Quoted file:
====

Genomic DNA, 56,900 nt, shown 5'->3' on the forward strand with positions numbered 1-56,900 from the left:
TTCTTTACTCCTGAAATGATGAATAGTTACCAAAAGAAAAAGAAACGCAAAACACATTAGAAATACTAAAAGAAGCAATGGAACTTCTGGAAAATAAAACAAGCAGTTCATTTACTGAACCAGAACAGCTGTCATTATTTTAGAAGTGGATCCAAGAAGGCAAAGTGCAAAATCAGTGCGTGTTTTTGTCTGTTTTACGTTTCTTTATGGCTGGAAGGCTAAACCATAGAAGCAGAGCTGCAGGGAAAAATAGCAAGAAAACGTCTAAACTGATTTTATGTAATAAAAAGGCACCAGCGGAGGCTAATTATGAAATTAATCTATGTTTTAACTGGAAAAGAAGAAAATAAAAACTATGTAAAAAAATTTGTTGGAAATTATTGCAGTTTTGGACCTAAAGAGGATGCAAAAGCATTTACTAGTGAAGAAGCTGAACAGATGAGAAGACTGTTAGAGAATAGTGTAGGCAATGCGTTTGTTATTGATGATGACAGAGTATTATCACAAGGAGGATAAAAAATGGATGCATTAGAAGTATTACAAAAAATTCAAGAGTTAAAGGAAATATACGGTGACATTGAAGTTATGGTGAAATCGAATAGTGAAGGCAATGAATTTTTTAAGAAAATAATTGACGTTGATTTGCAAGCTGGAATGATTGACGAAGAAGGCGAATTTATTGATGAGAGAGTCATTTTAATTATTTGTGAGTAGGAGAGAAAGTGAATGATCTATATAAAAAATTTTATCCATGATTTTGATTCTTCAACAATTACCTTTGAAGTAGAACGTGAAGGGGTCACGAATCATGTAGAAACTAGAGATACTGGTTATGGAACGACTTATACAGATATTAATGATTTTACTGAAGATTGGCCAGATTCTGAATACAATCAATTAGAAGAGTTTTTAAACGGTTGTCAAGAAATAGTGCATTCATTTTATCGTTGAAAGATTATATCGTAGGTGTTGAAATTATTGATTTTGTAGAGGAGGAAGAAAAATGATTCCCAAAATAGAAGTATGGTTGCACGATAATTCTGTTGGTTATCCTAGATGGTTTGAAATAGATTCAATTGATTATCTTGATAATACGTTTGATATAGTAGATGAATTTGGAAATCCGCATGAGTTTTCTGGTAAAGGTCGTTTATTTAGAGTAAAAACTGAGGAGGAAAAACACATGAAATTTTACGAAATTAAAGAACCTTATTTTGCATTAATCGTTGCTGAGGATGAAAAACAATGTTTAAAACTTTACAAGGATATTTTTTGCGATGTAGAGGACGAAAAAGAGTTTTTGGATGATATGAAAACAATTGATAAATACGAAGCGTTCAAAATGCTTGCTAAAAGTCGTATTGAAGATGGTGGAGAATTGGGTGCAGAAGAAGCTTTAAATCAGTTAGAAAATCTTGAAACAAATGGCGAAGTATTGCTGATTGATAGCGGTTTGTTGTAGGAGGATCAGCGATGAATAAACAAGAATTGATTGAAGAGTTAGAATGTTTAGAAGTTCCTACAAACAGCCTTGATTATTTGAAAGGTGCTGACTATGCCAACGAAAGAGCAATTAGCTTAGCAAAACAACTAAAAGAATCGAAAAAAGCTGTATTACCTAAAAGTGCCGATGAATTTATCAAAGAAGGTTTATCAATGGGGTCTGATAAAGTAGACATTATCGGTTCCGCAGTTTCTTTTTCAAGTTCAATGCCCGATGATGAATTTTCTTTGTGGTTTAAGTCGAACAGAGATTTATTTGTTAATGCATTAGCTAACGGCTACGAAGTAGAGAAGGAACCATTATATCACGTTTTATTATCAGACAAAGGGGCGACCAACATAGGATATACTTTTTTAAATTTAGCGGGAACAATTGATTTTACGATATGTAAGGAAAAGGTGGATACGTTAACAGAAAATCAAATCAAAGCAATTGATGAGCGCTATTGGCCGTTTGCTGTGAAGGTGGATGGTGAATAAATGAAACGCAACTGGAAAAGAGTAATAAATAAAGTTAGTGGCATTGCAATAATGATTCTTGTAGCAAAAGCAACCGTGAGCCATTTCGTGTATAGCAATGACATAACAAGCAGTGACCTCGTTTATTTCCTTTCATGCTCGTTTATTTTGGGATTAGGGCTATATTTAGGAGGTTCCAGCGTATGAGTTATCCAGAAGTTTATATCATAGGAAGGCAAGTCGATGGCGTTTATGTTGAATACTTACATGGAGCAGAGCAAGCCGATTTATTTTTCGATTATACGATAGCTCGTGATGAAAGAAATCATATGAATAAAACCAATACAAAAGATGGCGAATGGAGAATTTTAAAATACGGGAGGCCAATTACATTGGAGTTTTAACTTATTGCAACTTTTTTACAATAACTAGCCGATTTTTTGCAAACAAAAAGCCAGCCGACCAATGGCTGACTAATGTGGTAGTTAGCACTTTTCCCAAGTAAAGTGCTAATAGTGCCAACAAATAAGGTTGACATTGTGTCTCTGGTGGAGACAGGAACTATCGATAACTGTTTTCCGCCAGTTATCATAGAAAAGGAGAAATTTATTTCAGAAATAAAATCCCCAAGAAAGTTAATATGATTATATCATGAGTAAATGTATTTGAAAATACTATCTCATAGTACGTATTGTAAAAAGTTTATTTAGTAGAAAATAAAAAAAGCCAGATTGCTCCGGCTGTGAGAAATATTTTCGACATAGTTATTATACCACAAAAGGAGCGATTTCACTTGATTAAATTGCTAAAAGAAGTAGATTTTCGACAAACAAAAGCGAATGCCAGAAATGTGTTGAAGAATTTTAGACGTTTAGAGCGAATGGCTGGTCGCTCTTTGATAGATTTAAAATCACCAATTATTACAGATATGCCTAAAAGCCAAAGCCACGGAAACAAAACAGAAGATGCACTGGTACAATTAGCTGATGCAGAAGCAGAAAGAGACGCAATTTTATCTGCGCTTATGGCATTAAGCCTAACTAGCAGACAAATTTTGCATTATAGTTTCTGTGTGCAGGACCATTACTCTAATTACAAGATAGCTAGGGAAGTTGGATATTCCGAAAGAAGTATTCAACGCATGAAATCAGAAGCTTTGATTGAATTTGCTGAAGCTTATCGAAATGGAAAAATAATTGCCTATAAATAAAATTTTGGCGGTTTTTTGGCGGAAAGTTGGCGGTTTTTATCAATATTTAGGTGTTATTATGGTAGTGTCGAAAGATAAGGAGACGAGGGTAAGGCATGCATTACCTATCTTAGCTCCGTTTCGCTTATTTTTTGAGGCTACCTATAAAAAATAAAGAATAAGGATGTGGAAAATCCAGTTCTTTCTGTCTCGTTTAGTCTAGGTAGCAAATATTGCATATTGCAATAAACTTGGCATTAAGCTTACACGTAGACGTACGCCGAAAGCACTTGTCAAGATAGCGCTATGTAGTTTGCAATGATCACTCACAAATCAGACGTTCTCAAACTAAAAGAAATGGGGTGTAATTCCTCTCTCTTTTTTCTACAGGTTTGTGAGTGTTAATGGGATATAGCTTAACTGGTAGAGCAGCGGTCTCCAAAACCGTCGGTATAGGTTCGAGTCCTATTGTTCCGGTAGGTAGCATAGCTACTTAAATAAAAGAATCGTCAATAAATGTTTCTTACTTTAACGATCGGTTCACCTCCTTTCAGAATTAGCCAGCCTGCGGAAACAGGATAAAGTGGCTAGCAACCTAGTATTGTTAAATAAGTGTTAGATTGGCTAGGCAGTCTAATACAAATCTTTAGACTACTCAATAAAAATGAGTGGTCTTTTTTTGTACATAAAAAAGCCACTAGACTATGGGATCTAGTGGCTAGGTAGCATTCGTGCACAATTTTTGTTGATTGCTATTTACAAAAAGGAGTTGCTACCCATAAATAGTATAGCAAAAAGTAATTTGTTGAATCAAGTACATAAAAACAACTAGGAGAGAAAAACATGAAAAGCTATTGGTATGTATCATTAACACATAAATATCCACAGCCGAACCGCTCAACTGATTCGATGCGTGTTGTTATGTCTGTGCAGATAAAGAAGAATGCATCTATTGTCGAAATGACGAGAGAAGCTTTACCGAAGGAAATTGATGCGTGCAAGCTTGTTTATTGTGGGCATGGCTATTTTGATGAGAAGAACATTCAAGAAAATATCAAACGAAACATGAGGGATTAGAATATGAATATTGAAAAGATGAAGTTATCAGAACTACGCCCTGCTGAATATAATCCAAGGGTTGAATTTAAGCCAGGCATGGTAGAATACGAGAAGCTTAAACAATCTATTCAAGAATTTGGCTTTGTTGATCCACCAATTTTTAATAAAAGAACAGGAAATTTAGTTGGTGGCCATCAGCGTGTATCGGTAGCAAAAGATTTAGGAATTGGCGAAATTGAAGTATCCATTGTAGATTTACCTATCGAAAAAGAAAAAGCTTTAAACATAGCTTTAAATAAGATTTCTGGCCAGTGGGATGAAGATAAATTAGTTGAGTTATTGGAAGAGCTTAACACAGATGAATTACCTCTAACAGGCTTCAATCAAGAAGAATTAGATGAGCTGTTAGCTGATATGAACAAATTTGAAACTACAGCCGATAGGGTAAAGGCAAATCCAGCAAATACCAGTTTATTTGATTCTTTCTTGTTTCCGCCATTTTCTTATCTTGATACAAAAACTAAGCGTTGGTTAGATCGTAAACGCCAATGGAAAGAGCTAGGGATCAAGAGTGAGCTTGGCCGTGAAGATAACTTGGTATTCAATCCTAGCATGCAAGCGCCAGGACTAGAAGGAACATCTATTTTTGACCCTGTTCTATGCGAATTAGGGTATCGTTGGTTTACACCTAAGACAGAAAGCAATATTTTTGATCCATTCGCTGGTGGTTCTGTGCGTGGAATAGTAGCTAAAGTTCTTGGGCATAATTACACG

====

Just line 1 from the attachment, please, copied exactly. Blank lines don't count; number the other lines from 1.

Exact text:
Genomic DNA, 56,900 nt, shown 5'->3' on the forward strand with positions numbered 1-56,900 from the left: